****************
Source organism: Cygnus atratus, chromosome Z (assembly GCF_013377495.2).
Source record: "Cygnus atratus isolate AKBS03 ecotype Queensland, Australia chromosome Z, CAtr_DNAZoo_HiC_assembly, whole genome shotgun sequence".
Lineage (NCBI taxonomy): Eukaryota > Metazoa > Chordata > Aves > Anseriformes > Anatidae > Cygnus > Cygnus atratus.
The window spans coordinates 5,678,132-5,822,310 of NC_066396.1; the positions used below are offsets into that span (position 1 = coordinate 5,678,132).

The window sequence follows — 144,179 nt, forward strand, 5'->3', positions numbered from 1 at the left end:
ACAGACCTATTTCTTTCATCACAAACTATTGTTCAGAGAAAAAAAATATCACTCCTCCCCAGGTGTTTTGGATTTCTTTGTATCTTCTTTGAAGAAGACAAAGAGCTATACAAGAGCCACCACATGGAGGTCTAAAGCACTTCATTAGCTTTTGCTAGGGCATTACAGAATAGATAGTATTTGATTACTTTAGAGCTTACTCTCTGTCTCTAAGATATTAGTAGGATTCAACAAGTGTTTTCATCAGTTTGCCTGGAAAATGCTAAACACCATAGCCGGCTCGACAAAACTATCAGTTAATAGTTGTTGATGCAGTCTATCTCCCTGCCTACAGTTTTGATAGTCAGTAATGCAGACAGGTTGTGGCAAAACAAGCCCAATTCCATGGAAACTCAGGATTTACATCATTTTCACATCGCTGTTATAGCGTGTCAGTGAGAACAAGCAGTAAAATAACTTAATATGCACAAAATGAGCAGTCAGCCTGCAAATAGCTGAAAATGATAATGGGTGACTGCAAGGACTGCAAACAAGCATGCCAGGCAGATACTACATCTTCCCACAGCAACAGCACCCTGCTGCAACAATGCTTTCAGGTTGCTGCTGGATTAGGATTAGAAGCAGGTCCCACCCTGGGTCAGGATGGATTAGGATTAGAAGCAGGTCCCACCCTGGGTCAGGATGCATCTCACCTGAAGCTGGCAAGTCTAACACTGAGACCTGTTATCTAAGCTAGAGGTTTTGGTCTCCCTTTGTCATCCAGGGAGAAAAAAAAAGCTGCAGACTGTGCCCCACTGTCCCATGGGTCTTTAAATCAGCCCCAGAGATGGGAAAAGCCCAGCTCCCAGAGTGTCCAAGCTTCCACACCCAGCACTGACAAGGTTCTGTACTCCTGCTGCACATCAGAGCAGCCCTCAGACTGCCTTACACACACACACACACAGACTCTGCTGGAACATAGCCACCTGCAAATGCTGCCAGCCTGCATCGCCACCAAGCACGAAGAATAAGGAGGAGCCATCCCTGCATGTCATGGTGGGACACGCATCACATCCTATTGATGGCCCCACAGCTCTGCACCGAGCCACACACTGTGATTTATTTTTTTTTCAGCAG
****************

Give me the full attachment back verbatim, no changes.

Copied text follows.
Source organism: Cygnus atratus, chromosome Z (assembly GCF_013377495.2).
Source record: "Cygnus atratus isolate AKBS03 ecotype Queensland, Australia chromosome Z, CAtr_DNAZoo_HiC_assembly, whole genome shotgun sequence".
Lineage (NCBI taxonomy): Eukaryota > Metazoa > Chordata > Aves > Anseriformes > Anatidae > Cygnus > Cygnus atratus.
The window spans coordinates 5,678,132-5,822,310 of NC_066396.1; the positions used below are offsets into that span (position 1 = coordinate 5,678,132).

The window sequence follows — 144,179 nt, forward strand, 5'->3', positions numbered from 1 at the left end:
ACAGACCTATTTCTTTCATCACAAACTATTGTTCAGAGAAAAAAAATATCACTCCTCCCCAGGTGTTTTGGATTTCTTTGTATCTTCTTTGAAGAAGACAAAGAGCTATACAAGAGCCACCACATGGAGGTCTAAAGCACTTCATTAGCTTTTGCTAGGGCATTACAGAATAGATAGTATTTGATTACTTTAGAGCTTACTCTCTGTCTCTAAGATATTAGTAGGATTCAACAAGTGTTTTCATCAGTTTGCCTGGAAAATGCTAAACACCATAGCCGGCTCGACAAAACTATCAGTTAATAGTTGTTGATGCAGTCTATCTCCCTGCCTACAGTTTTGATAGTCAGTAATGCAGACAGGTTGTGGCAAAACAAGCCCAATTCCATGGAAACTCAGGATTTACATCATTTTCACATCGCTGTTATAGCGTGTCAGTGAGAACAAGCAGTAAAATAACTTAATATGCACAAAATGAGCAGTCAGCCTGCAAATAGCTGAAAATGATAATGGGTGACTGCAAGGACTGCAAACAAGCATGCCAGGCAGATACTACATCTTCCCACAGCAACAGCACCCTGCTGCAACAATGCTTTCAGGTTGCTGCTGGATTAGGATTAGAAGCAGGTCCCACCCTGGGTCAGGATGGATTAGGATTAGAAGCAGGTCCCACCCTGGGTCAGGATGCATCTCACCTGAAGCTGGCAAGTCTAACACTGAGACCTGTTATCTAAGCTAGAGGTTTTGGTCTCCCTTTGTCATCCAGGGAGAAAAAAAAAGCTGCAGACTGTGCCCCACTGTCCCATGGGTCTTTAAATCAGCCCCAGAGATGGGAAAAGCCCAGCTCCCAGAGTGTCCAAGCTTCCACACCCAGCACTGACAAGGTTCTGTACTCCTGCTGCACATCAGAGCAGCCCTCAGACTGCCTTACACACACACACACACAGACTCTGCTGGAACATAGCCACCTGCAAATGCTGCCAGCCTGCATCGCCACCAAGCACGAAGAATAAGGAGGAGCCATCCCTGCATGTCATGGTGGGACACGCATCACATCCTATTGATGGCCCCACAGCTCTGCACCGAGCCACACACTGTGATTTATTTTTTTTTCAGCAG